President Hoover/President Coolidge of the Dollar Line

Once experience had been gained building the contemporary models, the shop began working on models for historic vessels, such as the Monitor and Virginia.  The model shop continued until the early 1940’s, at which point they had built a total of 14 models.  Thanks to them we have some beautiful representations of ships past.


Model makers working on the model of America, 1939

B is for Buttersworth

Although I am a little late with the announcement, we recently had a new art exhibition open, titled “B is for Buttersworth F is for Forgery“.



The idea is that you can wander around the gallery enjoying the art of James Edward Buttersworth, who was a fantastic maritime artist, while also trying to see if you can spot which is the forgery, for there is only one.



Buttersworth (1817-1894) was born in England, but emigrated to the U.S. in the late 1840’s where he settled in New York City.  He is well known for his paintings depicting scenes from the America‘s Cup race as well as scenes from New York’s harbor.  Butterworth’s father, Thomas Buttersworth, was also a maritime painter and you can find two of his works in this gallery as well.

"British Armed Top Sail Schooner off Malaga, Spain" and "Frigate Entering Gibraltar Harbor" by Thomas Buttersworth

“British Armed Top Sail Schooner off Malaga, Spain” and “Frigate Entering Gibraltar Harbor” by Thomas Buttersworth

After you’ve studied the paintings, it is then time to choose which you believe to be the fake.  You get three strikes and then you are out on our computers (shown below), but of course you can try again as many times as you like.


Another really fun aspect of the exhibition is just around the corner from the computers and is a make your own painting activity.  On the wall is a blank maritime scene (if no one else has played with it yet) next to which are magnets.  You can use these magnets to create your own maritime painting (as seen below).  I’m sure visitors have been enjoying this and I know that the staff has.  B is for Buttersworth will be up until April 26, 2015.


Something New, Historic and Fun

One of the latest additions to our collection is a toy which offers a unique view of the Civil War.  It’s a game, a history lesson, a home theater and a farce, all at the same time.  So let me introduce “The Myriopticon, A Historical Panorama of The Rebellion”, its famous creator and how it all came about.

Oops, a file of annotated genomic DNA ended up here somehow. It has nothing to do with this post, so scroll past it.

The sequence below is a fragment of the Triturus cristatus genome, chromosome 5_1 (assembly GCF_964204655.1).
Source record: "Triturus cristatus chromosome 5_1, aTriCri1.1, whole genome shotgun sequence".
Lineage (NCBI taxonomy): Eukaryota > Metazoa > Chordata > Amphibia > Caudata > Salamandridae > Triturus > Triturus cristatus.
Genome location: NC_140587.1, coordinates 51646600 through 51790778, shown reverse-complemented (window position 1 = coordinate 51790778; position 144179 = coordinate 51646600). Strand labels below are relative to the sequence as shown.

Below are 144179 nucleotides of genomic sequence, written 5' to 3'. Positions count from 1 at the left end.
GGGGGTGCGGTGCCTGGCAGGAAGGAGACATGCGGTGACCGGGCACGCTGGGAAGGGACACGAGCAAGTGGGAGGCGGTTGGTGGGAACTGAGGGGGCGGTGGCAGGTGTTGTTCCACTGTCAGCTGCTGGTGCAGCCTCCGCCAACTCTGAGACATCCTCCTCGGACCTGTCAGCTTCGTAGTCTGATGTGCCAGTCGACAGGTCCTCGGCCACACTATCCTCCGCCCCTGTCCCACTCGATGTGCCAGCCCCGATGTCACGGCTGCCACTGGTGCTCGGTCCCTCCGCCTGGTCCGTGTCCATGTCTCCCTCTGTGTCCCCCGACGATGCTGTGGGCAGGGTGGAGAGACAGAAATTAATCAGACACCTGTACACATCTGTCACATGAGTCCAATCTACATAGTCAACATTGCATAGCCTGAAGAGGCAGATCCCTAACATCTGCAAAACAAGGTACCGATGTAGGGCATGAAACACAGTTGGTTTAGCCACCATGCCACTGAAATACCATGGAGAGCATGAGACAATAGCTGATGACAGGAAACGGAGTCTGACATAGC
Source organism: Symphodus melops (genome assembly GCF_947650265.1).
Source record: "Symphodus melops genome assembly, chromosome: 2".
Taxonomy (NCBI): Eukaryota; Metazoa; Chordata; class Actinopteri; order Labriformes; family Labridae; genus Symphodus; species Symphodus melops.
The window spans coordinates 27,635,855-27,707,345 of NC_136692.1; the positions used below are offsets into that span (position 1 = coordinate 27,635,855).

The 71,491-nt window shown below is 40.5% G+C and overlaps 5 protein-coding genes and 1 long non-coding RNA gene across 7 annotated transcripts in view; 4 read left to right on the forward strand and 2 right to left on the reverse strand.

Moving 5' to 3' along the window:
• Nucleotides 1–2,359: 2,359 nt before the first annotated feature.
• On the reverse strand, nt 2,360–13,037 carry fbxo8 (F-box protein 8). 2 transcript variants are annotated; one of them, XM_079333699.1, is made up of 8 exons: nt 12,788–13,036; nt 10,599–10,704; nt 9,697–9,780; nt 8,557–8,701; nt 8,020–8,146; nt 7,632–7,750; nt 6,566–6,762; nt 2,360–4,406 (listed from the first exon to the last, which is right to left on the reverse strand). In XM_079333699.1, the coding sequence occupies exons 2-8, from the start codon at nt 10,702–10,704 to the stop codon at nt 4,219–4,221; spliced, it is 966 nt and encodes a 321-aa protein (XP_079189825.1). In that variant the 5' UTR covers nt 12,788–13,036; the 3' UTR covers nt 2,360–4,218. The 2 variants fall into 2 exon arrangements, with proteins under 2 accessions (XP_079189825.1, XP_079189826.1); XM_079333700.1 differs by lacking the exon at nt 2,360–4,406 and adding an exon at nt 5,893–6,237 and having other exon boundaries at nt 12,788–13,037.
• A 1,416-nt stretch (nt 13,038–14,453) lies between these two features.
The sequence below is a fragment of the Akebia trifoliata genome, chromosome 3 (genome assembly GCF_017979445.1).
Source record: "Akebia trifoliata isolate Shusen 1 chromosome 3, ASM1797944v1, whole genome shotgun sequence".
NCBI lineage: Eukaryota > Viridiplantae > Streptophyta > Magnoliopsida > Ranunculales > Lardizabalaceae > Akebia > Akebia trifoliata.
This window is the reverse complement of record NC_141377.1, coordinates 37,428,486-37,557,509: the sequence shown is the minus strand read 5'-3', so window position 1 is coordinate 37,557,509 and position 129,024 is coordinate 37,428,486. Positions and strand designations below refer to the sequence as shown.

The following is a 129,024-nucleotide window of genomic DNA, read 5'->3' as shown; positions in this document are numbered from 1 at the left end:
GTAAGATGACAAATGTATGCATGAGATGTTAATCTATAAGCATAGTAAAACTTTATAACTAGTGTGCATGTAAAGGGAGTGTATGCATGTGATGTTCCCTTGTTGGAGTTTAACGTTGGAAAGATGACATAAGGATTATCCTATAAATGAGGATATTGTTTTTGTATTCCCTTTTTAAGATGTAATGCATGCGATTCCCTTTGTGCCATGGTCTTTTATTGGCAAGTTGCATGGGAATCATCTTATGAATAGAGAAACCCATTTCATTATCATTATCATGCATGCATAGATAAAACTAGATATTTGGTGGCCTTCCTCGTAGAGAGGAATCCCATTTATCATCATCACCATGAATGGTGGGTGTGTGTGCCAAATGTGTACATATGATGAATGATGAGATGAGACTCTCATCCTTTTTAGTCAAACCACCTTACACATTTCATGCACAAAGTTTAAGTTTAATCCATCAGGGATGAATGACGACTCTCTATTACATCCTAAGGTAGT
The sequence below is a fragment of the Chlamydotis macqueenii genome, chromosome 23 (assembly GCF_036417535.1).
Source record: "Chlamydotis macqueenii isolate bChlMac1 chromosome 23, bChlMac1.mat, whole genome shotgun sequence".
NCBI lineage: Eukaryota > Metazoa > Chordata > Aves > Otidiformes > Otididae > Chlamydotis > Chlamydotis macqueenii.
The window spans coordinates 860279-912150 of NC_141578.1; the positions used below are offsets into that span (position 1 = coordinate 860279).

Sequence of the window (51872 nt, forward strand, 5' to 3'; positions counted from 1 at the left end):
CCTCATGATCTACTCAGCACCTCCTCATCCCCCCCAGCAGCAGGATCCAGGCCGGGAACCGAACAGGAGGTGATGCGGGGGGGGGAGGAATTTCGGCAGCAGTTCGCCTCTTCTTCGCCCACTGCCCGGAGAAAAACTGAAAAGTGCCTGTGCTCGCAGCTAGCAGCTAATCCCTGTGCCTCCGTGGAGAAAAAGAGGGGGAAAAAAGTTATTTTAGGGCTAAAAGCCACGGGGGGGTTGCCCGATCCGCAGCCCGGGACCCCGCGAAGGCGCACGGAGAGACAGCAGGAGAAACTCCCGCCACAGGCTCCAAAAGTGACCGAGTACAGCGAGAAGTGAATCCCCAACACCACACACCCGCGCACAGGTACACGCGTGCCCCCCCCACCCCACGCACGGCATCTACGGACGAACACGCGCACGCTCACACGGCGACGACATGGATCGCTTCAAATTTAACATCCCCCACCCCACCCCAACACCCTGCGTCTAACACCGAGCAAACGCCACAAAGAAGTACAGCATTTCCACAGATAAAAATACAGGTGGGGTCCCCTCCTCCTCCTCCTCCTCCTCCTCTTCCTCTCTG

The creator of the Myriopticon was Milton Bradley.  The same man whose name would become synonymous with popular games like Candyland, Twister, Operation, Jenga, Battleship and Yatzee, just to name a few.

Bradley got his start as a draftsman and he worked for a while designing railroad cars.  But in 1860 he set out on a new career as a lithographer, creating and selling prints.  One in particular, an image of Abraham Lincoln, proved to be very popular and profitable.  But alas, Bradley’s Lincoln had no beard, so when the real thing began to grow facial hair, sales of the lithograph faltered.

He then decided to make a lithograph designed like a checkerboard with light and dark squares and gave it the title “The Checkered Game of Life”.    A game with a morality theme where proper living would carry a player from Infancy to Old Age and the wrong choices would lead to Ruin.   The game proved to be extremely popular and profitable with the initial print run selling out within a few months.

Bradley had found a new career path, but within a short period of time, sales began to quickly decline due to the Civil War.  Initially he decided to stop production and turn his attention to making weapons, but advice from others convinced him otherwise.  Soldiers in the field were looking for diversions to keep them occupied between battles and long marches, he was told.  So he decided to make miniature versions of games including checkers, chess, dominos, backgammon and his Checkered Game of Life.   He sold them for $1 each and since they were lightweight and easily carried, they were just the thing to boost sales again.

Another benefit he would get from the war, even if Bradley might not have realized it at the time, was the appearance of the war illustrations in magazines and newspapers.  Views of the battles, participants, weapons and war-torn cities, most of them done by artists who were on the scene during the action or who spent time with troops in the encampments.  Some of the drawings were accurate and others were not, but these depictions captivated readers and Bradley would find them extremely useful for his next big project.

After the war interest in educational pastimes began growing and Bradley took advantage of this momentum by creating a toy based on a popular style of entertainment called the Panorama.  Shown as a theater production with curtains, lights and often music, Panoramas were large rolls of fabric with painted scenes.  During the show, the fabric was slowly unrolled so one image at a time would be displayed while a narrator read a script to the audience.    Some of the most popular presentations were based on battles and stories from the Civil War.